Russia will register what it claims is the first coronavirus vaccine on August 12. The COVID-19 vaccine has been jointly developed by the Gamaleya Research Institute and Russia’s Defence Ministry and will be the first vaccine candidate against the novel coronavirus to get registered.
The vaccine is currently in its final stage (third stage) of testing. Once registered, the Mass production of the Russian COVID-19 vaccine is expected to begin in October. Russia’s junior health minister said that medical professionals and senior citizens will be the first to get vaccinated.
The COVID-19 vaccine candidate developed by Gamaleya Research Institute and Russian Defence Ministry is a viral vector vaccine which is based on human adenovirus fused with SARS CoV-2’s spike protein to stimulate an immune response in the body.
Frequently Asked Questions
A vaccine works by mimicking a natural infection. A vaccine not only induces immune response to protect people from any future COVID-19 infection, but also helps quickly build herd immunity to put an end to the pandemic. Herd immunity occurs when a sufficient percentage of a population becomes immune to a disease, making the spread of disease from person to person unlikely. The good news is that SARS-CoV-2 virus has been fairly stable, which increases the viability of a vaccine.
There are broadly four types of vaccine — one, a vaccine based on the whole virus (this could be either inactivated, or an attenuated [weakened] virus vaccine); two, a non-replicating viral vector vaccine that uses a benign virus as vector that carries the antigen of SARS-CoV; three, nucleic-acid vaccines that have genetic material like DNA and RNA of antigens like spike protein given to a person, helping human cells decode genetic material and produce the vaccine; and four, protein subunit vaccine wherein the recombinant proteins of SARS-COV-2 along with an adjuvant (booster) is given as a vaccine.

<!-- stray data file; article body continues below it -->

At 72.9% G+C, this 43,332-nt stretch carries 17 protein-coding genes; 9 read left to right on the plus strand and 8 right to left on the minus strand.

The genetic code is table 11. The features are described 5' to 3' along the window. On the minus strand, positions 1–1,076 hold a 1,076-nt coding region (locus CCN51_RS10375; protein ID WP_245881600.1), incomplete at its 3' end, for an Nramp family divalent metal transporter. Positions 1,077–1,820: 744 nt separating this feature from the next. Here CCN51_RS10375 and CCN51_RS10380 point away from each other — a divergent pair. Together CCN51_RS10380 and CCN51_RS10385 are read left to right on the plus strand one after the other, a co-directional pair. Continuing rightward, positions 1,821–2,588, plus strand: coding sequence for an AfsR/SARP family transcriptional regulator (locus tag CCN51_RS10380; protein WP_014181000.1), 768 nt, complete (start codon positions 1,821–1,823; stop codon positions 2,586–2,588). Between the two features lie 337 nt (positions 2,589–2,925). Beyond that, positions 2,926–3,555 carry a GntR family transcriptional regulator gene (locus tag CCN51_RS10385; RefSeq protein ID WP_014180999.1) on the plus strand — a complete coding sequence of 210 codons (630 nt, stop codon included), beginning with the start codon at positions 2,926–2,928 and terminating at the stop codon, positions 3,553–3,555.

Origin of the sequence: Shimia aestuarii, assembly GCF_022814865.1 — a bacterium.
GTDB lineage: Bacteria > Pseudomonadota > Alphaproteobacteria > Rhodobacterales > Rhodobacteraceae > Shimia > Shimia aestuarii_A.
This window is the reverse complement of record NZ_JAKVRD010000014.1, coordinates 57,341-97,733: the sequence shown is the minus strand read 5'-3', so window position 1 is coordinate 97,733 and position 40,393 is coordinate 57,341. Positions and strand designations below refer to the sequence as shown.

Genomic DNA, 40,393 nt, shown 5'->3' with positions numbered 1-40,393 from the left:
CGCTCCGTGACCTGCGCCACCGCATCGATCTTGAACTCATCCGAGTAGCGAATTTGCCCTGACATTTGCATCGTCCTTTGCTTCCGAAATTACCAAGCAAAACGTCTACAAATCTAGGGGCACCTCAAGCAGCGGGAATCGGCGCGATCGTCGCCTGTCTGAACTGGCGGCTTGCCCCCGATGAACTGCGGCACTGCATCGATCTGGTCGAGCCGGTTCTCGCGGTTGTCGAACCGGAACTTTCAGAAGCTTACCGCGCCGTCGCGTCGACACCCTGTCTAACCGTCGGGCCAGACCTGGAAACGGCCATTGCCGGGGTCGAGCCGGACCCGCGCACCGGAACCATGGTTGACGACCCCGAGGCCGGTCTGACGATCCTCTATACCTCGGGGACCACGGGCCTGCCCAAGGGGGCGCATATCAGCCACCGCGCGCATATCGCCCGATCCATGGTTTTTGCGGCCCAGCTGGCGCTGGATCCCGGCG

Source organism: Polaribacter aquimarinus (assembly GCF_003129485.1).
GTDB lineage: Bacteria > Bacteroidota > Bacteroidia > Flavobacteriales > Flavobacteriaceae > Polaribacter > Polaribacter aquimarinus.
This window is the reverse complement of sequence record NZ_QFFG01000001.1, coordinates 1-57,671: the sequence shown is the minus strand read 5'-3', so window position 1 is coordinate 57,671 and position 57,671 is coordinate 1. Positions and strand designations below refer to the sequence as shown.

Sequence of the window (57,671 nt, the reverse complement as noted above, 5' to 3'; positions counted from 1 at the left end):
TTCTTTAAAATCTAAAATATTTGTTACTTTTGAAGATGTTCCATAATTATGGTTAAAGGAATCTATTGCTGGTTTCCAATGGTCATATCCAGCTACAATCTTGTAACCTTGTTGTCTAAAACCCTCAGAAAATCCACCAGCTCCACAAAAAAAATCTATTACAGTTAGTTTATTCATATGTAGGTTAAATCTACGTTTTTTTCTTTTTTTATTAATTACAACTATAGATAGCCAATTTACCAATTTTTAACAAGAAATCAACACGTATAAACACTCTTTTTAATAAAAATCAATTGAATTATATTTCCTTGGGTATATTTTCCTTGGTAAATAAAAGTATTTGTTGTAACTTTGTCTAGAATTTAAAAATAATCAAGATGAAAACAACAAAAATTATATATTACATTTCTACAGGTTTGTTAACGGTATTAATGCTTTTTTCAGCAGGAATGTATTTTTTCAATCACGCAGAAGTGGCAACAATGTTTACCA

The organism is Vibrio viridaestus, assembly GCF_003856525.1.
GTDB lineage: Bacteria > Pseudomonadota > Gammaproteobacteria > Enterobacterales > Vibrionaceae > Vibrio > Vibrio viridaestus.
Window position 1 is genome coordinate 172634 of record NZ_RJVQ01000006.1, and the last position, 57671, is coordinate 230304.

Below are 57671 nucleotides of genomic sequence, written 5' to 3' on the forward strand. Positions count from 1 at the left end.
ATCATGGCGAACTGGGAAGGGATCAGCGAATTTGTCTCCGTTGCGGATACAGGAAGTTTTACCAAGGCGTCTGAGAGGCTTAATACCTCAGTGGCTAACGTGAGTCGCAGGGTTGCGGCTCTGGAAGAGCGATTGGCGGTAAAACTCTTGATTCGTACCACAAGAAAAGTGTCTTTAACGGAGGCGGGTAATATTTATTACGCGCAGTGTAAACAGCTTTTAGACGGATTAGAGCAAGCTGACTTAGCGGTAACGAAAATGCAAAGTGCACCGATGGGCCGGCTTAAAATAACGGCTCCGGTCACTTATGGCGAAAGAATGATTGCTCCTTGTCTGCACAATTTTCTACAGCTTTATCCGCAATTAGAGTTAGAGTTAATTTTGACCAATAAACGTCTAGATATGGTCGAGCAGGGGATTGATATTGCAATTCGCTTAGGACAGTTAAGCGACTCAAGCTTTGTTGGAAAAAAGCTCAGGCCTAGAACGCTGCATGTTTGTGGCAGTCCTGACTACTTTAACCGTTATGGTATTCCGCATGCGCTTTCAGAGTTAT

Vaccine development is a long, complex process. Unlike drugs that are given to people with a diseased, vaccines are given to healthy people and also vulnerable sections such as children, pregnant women and the elderly. So rigorous tests are compulsory. History says that the fastest time it took to develop a vaccine is five years, but it usually takes double or sometimes triple that time.
While the country is preparing to register the potential coronavirus vaccine, several concerns have been raised against the fast-track approach.
Dr Anthony Fauci, United States’ top infectious disease specialist said, “I do hope that the Chinese and the Russians are actually testing a vaccine before they are administering the vaccine to anyone because claims of having a vaccine ready to distribute before you do testing I think is problematic at best.”
The World Health Organisation, too, had previously advised Russia to follow the guidelines and protocols to produce a safe and effective coronavirus vaccine. The warning came as Moscow moved swiftly to begin producing vaccine doses.